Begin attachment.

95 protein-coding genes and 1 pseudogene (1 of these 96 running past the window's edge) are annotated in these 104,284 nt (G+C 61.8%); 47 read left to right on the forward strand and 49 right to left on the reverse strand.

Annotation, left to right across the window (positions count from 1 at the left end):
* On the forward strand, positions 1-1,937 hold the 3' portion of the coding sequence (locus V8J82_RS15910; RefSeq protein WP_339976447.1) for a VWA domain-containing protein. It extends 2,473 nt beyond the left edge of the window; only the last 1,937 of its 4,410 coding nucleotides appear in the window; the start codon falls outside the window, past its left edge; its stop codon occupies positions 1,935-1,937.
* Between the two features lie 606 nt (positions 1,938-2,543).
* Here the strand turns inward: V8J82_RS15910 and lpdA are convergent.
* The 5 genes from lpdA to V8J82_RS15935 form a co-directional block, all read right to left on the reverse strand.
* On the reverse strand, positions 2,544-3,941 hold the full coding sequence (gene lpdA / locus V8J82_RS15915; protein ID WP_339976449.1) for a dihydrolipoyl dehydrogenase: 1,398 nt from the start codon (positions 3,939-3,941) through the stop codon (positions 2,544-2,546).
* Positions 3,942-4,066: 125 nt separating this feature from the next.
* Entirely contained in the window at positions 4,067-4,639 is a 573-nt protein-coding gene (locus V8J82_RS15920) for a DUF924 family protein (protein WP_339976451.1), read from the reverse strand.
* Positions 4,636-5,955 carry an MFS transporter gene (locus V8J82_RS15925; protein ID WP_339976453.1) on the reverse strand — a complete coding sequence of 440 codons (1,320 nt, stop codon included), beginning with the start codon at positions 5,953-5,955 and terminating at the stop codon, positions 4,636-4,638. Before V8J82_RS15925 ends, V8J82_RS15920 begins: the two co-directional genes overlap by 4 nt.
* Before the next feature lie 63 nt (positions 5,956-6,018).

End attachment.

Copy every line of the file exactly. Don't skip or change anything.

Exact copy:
95 protein-coding genes and 1 pseudogene (1 of these 96 running past the window's edge) are annotated in these 104,284 nt (G+C 61.8%); 47 read left to right on the forward strand and 49 right to left on the reverse strand.

Annotation, left to right across the window (positions count from 1 at the left end):
* On the forward strand, positions 1-1,937 hold the 3' portion of the coding sequence (locus V8J82_RS15910; RefSeq protein WP_339976447.1) for a VWA domain-containing protein. It extends 2,473 nt beyond the left edge of the window; only the last 1,937 of its 4,410 coding nucleotides appear in the window; the start codon falls outside the window, past its left edge; its stop codon occupies positions 1,935-1,937.
* Between the two features lie 606 nt (positions 1,938-2,543).
* Here the strand turns inward: V8J82_RS15910 and lpdA are convergent.
* The 5 genes from lpdA to V8J82_RS15935 form a co-directional block, all read right to left on the reverse strand.
* On the reverse strand, positions 2,544-3,941 hold the full coding sequence (gene lpdA / locus V8J82_RS15915; protein ID WP_339976449.1) for a dihydrolipoyl dehydrogenase: 1,398 nt from the start codon (positions 3,939-3,941) through the stop codon (positions 2,544-2,546).
* Positions 3,942-4,066: 125 nt separating this feature from the next.
* Entirely contained in the window at positions 4,067-4,639 is a 573-nt protein-coding gene (locus V8J82_RS15920) for a DUF924 family protein (protein WP_339976451.1), read from the reverse strand.
* Positions 4,636-5,955 carry an MFS transporter gene (locus V8J82_RS15925; protein ID WP_339976453.1) on the reverse strand — a complete coding sequence of 440 codons (1,320 nt, stop codon included), beginning with the start codon at positions 5,953-5,955 and terminating at the stop codon, positions 4,636-4,638. Before V8J82_RS15925 ends, V8J82_RS15920 begins: the two co-directional genes overlap by 4 nt.
* Before the next feature lie 63 nt (positions 5,956-6,018).